Are you artistic?
Nah, I can't draw a straight line.
Are you musical?
Nah, I can't carry a tune.
Can you dance?
Nah, I have two left feet.
I've often wondered what being able to draw a straight line has to do with being artistic.
Everyone reading this entry can use a paper and pencil to draw a house. Some will look like this:
and some will look like this:
I would argue that the difference does not lie in the amount of creativity of these artists, but the level of craftsmanship they display*.
Here's the question I've been asking myself: When a technology allows a person to make something that looks professional without having to master any degree of craft, does that increase or decrease the likelihood of creativity? Or is there a relationship?
It took me under a minute and no thought whatsoever to paste the text in this post into www.wordle.net and have it generate the cloud above. Looks slick and like I must be a pretty talented sort of guy. I can, of course, "create" the same professional looking graphics using a dozens, if not hundreds, of online tools. (Think poster makers, cartoon creators, infographic generators, etc.) I can use the built in clip art, styles and templates in PowerPoint or find them online. I am starting to see the same "stock image" photos in presentations done by Presentation Zen acolytes.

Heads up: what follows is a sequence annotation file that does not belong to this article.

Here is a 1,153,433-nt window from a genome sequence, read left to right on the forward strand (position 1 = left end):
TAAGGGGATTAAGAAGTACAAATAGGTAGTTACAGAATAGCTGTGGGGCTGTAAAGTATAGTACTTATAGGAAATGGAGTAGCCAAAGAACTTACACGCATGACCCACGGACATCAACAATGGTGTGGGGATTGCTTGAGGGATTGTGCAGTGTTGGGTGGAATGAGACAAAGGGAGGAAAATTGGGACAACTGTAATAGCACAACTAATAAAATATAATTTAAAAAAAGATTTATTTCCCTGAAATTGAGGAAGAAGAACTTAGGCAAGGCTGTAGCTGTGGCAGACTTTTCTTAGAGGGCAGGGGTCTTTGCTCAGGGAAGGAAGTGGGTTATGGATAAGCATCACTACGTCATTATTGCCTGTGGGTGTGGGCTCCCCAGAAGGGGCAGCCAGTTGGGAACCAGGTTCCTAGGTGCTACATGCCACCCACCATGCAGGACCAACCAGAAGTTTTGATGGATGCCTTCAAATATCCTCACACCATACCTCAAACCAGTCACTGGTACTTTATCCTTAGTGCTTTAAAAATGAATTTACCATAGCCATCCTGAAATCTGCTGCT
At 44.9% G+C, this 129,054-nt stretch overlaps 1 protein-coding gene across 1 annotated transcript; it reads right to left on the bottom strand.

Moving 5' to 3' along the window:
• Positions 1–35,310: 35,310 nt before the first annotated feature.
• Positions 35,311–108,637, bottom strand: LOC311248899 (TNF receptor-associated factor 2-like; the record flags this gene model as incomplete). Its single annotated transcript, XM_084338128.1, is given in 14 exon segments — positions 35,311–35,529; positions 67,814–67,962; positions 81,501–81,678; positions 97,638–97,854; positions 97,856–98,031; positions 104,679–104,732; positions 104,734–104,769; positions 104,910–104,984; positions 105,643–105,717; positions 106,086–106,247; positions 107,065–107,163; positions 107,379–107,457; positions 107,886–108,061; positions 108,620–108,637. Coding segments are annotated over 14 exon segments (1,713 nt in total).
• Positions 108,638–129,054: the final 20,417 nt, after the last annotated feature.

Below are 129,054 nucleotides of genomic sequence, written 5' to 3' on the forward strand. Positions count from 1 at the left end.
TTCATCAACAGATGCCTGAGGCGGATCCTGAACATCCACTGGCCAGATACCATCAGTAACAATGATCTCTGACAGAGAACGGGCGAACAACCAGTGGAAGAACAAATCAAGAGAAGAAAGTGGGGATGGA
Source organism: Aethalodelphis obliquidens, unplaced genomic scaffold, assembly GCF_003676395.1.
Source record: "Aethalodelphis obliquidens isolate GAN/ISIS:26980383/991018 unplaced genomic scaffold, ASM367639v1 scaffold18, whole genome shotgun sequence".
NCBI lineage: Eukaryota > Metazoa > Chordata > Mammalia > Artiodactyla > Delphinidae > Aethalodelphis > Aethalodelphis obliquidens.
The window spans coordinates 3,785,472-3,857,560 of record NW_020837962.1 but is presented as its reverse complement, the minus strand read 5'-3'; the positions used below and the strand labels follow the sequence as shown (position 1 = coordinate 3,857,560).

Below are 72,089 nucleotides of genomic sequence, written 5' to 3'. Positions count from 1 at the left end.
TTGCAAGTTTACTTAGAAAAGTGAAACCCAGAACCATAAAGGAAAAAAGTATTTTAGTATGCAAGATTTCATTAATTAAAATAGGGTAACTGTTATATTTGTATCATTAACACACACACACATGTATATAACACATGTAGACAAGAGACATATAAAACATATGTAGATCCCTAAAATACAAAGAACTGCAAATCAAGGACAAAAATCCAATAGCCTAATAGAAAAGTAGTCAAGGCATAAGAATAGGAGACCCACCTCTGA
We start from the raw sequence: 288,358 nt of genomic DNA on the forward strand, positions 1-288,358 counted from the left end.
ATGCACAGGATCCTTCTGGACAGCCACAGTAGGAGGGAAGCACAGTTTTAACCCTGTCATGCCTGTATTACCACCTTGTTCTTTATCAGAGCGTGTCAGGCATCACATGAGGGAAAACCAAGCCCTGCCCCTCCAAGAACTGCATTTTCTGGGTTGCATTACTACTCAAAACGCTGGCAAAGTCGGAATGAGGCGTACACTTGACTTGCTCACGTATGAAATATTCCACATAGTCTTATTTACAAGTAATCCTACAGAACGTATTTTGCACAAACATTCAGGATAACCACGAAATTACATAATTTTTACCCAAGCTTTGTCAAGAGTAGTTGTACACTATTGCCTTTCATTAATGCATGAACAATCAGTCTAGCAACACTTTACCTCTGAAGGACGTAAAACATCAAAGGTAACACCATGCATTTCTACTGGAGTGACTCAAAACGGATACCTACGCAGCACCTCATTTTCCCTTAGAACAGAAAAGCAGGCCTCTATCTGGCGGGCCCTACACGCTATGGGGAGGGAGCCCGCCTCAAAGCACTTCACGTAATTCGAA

It's the rage to identify some applications as best suited to the "creative" level of Bloom (1, 2, 3). But how much different is giving a child access to Toontastic or Photoshop than that giving that child a coloring book and praising him for staying in the lines?
These nifty new tools we teach our children to use will not guarantee they will produce a product that can be considered creative, original, innovative, or inventive. Period. Creativity will result in the assignment given, not the tools used.
Just because it's pretty doesn't mean it's creative.
*I am NOT discounting the value of craftsmanship. I love people who are "in the box" thinkers:
I don't think most of us want our dentists to be "out of the box" thinkers. I don't believe that when teaching a pilot to fly 747s we encourage a "don't memorize facts, look it up" training. Do we really want the accountants preparing our taxes to take a constructivist route to learning new tax laws? Do we really want an engineer learning how to learn when she designs the bridge we travel over for work each day? Divergent Thinking